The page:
The last weeks of school, a colleague and I helped some stellar seniors develop, finesse, and practice their graduation speeches. And they rocked it! As I sat and listened to them, a river of emotions swelled within the banks of my heart: joy, honor, pride, sadness, closure, gratitude, humility.
Naturally after those speeches, as is the blessing of being surrounded by good-hearted people, I was showered with compliments for my coaching. And my responses to those compliments vacillated throughout this range:
“It wasn’t just me.”
Change the subject.
“They worked their asses off.”
<Insert minimizing joke here.>
“So how are you?”
Pretend like I didn’t hear.
Since then, I’ve been reflecting on how I receive compliments. Or rather, sadly, how I reject them: how I catch them, wad them up, pop them in my mouth, chew them, and launch them, with a trail of dangling drool, back at the person. And in my reflection, I reverse the roles, feeling the sting of my own saliva-drenched compliment smacking me in the face. I hate when people reject, minimize, or divert my compliments. I am known to emphatically say when people do so: “Thank you Mary,” as a way to model for them how to respond to my compliment. But to model is not just about creating a sentence frame… to model is to live a certain way, to not just carve a path but to walk first on it…to embrace the receipt of compliments as much as I embrace the gift of compliments.
In my reflection, I’ve wondered: what does a compliment signify? It is a present, bow-tied and delivered with an anticipatory, heavy-lidded bow of the eyes. It is a kiss, echoed in the thundering hooves of a heartbeat. It is a party, decorated with polk-a-dot banners and balloons of joy. It is a standing ovation, a thousand feet rooted into the earth lifting the honored into the sky. It is a rumor of the Divine, sacred glimpses into something beyond the wall-papered halls of humans.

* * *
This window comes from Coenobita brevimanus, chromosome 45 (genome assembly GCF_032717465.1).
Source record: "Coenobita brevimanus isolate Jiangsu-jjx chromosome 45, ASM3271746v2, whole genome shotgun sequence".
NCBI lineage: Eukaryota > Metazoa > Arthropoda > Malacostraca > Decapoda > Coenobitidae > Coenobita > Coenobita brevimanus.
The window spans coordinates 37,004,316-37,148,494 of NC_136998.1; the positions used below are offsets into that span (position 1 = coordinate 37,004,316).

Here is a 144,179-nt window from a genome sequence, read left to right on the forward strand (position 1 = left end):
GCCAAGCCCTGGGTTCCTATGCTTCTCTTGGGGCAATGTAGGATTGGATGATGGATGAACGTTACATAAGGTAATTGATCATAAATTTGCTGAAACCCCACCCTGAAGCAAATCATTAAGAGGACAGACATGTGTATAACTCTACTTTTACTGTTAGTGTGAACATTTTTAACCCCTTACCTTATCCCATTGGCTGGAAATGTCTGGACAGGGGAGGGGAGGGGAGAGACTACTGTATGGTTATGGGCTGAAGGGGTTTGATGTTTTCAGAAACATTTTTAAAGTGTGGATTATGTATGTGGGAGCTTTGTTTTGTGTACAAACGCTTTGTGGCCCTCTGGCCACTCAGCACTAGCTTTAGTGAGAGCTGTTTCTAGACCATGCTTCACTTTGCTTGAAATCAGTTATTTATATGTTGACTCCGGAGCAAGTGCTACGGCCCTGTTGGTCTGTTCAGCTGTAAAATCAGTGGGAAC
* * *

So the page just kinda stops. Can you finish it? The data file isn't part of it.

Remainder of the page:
How dare I reject that.
Part of my reflection has been thinking about how I have received other gifts that blossomed from someone’s garden of love. When Dave asked me to marry him–with a ring tucked into a plastic egg from a quarter-operated toy dispenser from CVS, in the red F-150 outside Chili’s during a rain storm, not on his knee physically but only in his heart (and perhaps in his version of the story)–I squealed; I cried; I said “yes;” I leaned in for a kiss; I celebrated; I basked in the moment, elongating it into an eternal ribbon in my heart.
I did not play humble.
I did not change the subject.
I did not pretend like I didn’t hear.
I did not minimize the moment by making a joke.
And in my surrender to the compliment, not only did I receive a gift, but I gave one as well.
When I think of that story, and when I think of my own moments of complimenting others, I realize that giving a compliment is giving a gift. A compliment comes from a place of love, a place of dignity, a place of light.
When I am the recipient, I need to honor–with authenticity and vulnerability and joy and grace–this sacred passing of love, dignity, and light.